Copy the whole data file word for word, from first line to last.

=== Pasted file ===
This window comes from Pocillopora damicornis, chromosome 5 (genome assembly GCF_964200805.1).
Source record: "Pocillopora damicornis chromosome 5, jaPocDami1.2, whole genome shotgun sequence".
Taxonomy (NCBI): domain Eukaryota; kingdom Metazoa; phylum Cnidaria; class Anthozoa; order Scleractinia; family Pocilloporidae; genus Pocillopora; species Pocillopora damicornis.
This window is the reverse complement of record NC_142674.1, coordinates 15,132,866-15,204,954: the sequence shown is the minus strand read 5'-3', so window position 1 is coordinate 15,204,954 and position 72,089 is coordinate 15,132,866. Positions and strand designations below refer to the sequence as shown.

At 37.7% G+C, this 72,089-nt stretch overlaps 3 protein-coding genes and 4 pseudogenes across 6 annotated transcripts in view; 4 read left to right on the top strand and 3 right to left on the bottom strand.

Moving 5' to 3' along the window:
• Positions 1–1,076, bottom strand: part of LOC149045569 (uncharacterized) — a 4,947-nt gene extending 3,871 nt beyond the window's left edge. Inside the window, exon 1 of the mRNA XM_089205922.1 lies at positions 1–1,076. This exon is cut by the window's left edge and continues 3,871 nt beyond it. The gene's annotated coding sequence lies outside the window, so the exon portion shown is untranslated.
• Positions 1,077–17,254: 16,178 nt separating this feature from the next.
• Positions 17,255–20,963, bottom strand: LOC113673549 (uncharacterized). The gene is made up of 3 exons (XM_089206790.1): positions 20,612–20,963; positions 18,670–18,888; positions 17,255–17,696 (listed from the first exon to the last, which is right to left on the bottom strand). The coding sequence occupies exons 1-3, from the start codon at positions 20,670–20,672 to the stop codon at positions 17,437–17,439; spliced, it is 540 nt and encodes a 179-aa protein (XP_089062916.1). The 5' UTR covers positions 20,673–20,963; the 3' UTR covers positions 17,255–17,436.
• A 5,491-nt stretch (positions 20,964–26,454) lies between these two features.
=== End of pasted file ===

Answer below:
This window comes from Pocillopora damicornis, chromosome 5 (genome assembly GCF_964200805.1).
Source record: "Pocillopora damicornis chromosome 5, jaPocDami1.2, whole genome shotgun sequence".
Taxonomy (NCBI): domain Eukaryota; kingdom Metazoa; phylum Cnidaria; class Anthozoa; order Scleractinia; family Pocilloporidae; genus Pocillopora; species Pocillopora damicornis.
This window is the reverse complement of record NC_142674.1, coordinates 15,132,866-15,204,954: the sequence shown is the minus strand read 5'-3', so window position 1 is coordinate 15,204,954 and position 72,089 is coordinate 15,132,866. Positions and strand designations below refer to the sequence as shown.

At 37.7% G+C, this 72,089-nt stretch overlaps 3 protein-coding genes and 4 pseudogenes across 6 annotated transcripts in view; 4 read left to right on the top strand and 3 right to left on the bottom strand.

Moving 5' to 3' along the window:
• Positions 1–1,076, bottom strand: part of LOC149045569 (uncharacterized) — a 4,947-nt gene extending 3,871 nt beyond the window's left edge. Inside the window, exon 1 of the mRNA XM_089205922.1 lies at positions 1–1,076. This exon is cut by the window's left edge and continues 3,871 nt beyond it. The gene's annotated coding sequence lies outside the window, so the exon portion shown is untranslated.
• Positions 1,077–17,254: 16,178 nt separating this feature from the next.
• Positions 17,255–20,963, bottom strand: LOC113673549 (uncharacterized). The gene is made up of 3 exons (XM_089206790.1): positions 20,612–20,963; positions 18,670–18,888; positions 17,255–17,696 (listed from the first exon to the last, which is right to left on the bottom strand). The coding sequence occupies exons 1-3, from the start codon at positions 20,670–20,672 to the stop codon at positions 17,437–17,439; spliced, it is 540 nt and encodes a 179-aa protein (XP_089062916.1). The 5' UTR covers positions 20,673–20,963; the 3' UTR covers positions 17,255–17,436.
• A 5,491-nt stretch (positions 20,964–26,454) lies between these two features.